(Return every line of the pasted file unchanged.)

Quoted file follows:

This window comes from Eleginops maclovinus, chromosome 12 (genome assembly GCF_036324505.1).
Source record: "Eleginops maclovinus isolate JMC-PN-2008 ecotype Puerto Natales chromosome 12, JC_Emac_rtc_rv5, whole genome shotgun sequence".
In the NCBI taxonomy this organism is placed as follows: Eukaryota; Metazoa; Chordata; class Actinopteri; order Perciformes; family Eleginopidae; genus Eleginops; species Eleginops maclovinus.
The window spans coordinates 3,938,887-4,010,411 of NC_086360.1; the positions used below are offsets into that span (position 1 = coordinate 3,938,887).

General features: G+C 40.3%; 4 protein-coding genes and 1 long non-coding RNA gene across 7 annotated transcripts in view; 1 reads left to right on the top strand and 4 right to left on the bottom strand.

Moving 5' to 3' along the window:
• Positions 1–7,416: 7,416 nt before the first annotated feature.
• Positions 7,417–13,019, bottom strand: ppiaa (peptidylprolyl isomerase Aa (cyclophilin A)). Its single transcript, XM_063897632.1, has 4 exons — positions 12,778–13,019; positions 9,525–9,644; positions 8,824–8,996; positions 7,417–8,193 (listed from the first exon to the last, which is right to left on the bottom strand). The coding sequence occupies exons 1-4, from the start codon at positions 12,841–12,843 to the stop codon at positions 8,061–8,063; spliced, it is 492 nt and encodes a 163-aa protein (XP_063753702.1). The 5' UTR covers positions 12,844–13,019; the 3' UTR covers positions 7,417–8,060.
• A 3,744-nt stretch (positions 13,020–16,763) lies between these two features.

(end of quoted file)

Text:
This window comes from Eleginops maclovinus, chromosome 12 (genome assembly GCF_036324505.1).
Source record: "Eleginops maclovinus isolate JMC-PN-2008 ecotype Puerto Natales chromosome 12, JC_Emac_rtc_rv5, whole genome shotgun sequence".
In the NCBI taxonomy this organism is placed as follows: Eukaryota; Metazoa; Chordata; class Actinopteri; order Perciformes; family Eleginopidae; genus Eleginops; species Eleginops maclovinus.
The window spans coordinates 3,938,887-4,010,411 of NC_086360.1; the positions used below are offsets into that span (position 1 = coordinate 3,938,887).

General features: G+C 40.3%; 4 protein-coding genes and 1 long non-coding RNA gene across 7 annotated transcripts in view; 1 reads left to right on the top strand and 4 right to left on the bottom strand.

Moving 5' to 3' along the window:
• Positions 1–7,416: 7,416 nt before the first annotated feature.
• Positions 7,417–13,019, bottom strand: ppiaa (peptidylprolyl isomerase Aa (cyclophilin A)). Its single transcript, XM_063897632.1, has 4 exons — positions 12,778–13,019; positions 9,525–9,644; positions 8,824–8,996; positions 7,417–8,193 (listed from the first exon to the last, which is right to left on the bottom strand). The coding sequence occupies exons 1-4, from the start codon at positions 12,841–12,843 to the stop codon at positions 8,061–8,063; spliced, it is 492 nt and encodes a 163-aa protein (XP_063753702.1). The 5' UTR covers positions 12,844–13,019; the 3' UTR covers positions 7,417–8,060.
• A 3,744-nt stretch (positions 13,020–16,763) lies between these two features.